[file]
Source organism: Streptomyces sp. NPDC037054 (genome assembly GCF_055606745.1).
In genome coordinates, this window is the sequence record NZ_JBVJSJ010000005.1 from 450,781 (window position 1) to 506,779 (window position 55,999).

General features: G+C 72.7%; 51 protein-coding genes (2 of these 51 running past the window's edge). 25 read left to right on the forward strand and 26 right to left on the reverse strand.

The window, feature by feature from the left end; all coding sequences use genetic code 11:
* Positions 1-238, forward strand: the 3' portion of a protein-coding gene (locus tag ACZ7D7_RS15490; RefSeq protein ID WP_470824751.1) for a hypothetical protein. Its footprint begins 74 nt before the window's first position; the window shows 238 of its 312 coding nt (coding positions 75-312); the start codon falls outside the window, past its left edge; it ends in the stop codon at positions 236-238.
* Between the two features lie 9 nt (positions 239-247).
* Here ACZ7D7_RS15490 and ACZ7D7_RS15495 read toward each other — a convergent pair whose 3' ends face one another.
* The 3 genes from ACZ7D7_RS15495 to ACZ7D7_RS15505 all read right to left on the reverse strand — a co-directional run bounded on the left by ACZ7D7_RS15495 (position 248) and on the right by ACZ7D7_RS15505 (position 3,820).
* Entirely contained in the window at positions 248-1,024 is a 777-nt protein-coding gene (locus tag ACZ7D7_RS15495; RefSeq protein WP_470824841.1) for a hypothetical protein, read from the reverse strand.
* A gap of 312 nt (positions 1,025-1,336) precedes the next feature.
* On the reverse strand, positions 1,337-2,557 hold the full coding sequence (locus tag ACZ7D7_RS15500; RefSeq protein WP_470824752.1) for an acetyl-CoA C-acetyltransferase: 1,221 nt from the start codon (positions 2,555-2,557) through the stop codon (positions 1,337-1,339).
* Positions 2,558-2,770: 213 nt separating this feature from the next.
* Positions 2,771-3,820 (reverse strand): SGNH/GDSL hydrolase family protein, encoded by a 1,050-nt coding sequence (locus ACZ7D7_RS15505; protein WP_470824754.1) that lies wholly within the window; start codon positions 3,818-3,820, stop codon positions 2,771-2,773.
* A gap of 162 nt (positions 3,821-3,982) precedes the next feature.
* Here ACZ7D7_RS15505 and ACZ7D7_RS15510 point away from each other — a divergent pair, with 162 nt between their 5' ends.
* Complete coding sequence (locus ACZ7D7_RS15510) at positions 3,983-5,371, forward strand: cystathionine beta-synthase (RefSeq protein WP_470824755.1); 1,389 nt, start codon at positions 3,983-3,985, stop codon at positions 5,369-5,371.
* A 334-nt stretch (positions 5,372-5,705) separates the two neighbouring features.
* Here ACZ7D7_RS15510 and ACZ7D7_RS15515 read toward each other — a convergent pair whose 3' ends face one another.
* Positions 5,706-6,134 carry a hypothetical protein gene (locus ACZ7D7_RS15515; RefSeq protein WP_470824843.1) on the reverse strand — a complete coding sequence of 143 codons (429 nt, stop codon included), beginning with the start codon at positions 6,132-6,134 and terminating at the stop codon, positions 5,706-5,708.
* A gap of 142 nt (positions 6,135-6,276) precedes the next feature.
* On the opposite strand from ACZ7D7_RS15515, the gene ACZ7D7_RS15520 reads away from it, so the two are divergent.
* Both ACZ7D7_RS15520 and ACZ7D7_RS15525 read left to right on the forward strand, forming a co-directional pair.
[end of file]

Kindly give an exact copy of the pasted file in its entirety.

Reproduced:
Source organism: Streptomyces sp. NPDC037054 (genome assembly GCF_055606745.1).
In genome coordinates, this window is the sequence record NZ_JBVJSJ010000005.1 from 450,781 (window position 1) to 506,779 (window position 55,999).

General features: G+C 72.7%; 51 protein-coding genes (2 of these 51 running past the window's edge). 25 read left to right on the forward strand and 26 right to left on the reverse strand.

The window, feature by feature from the left end; all coding sequences use genetic code 11:
* Positions 1-238, forward strand: the 3' portion of a protein-coding gene (locus tag ACZ7D7_RS15490; RefSeq protein ID WP_470824751.1) for a hypothetical protein. Its footprint begins 74 nt before the window's first position; the window shows 238 of its 312 coding nt (coding positions 75-312); the start codon falls outside the window, past its left edge; it ends in the stop codon at positions 236-238.
* Between the two features lie 9 nt (positions 239-247).
* Here ACZ7D7_RS15490 and ACZ7D7_RS15495 read toward each other — a convergent pair whose 3' ends face one another.
* The 3 genes from ACZ7D7_RS15495 to ACZ7D7_RS15505 all read right to left on the reverse strand — a co-directional run bounded on the left by ACZ7D7_RS15495 (position 248) and on the right by ACZ7D7_RS15505 (position 3,820).
* Entirely contained in the window at positions 248-1,024 is a 777-nt protein-coding gene (locus tag ACZ7D7_RS15495; RefSeq protein WP_470824841.1) for a hypothetical protein, read from the reverse strand.
* A gap of 312 nt (positions 1,025-1,336) precedes the next feature.
* On the reverse strand, positions 1,337-2,557 hold the full coding sequence (locus tag ACZ7D7_RS15500; RefSeq protein WP_470824752.1) for an acetyl-CoA C-acetyltransferase: 1,221 nt from the start codon (positions 2,555-2,557) through the stop codon (positions 1,337-1,339).
* Positions 2,558-2,770: 213 nt separating this feature from the next.
* Positions 2,771-3,820 (reverse strand): SGNH/GDSL hydrolase family protein, encoded by a 1,050-nt coding sequence (locus ACZ7D7_RS15505; protein WP_470824754.1) that lies wholly within the window; start codon positions 3,818-3,820, stop codon positions 2,771-2,773.
* A gap of 162 nt (positions 3,821-3,982) precedes the next feature.
* Here ACZ7D7_RS15505 and ACZ7D7_RS15510 point away from each other — a divergent pair, with 162 nt between their 5' ends.
* Complete coding sequence (locus ACZ7D7_RS15510) at positions 3,983-5,371, forward strand: cystathionine beta-synthase (RefSeq protein WP_470824755.1); 1,389 nt, start codon at positions 3,983-3,985, stop codon at positions 5,369-5,371.
* A 334-nt stretch (positions 5,372-5,705) separates the two neighbouring features.
* Here ACZ7D7_RS15510 and ACZ7D7_RS15515 read toward each other — a convergent pair whose 3' ends face one another.
* Positions 5,706-6,134 carry a hypothetical protein gene (locus ACZ7D7_RS15515; RefSeq protein WP_470824843.1) on the reverse strand — a complete coding sequence of 143 codons (429 nt, stop codon included), beginning with the start codon at positions 6,132-6,134 and terminating at the stop codon, positions 5,706-5,708.
* A gap of 142 nt (positions 6,135-6,276) precedes the next feature.
* On the opposite strand from ACZ7D7_RS15515, the gene ACZ7D7_RS15520 reads away from it, so the two are divergent.
* Both ACZ7D7_RS15520 and ACZ7D7_RS15525 read left to right on the forward strand, forming a co-directional pair.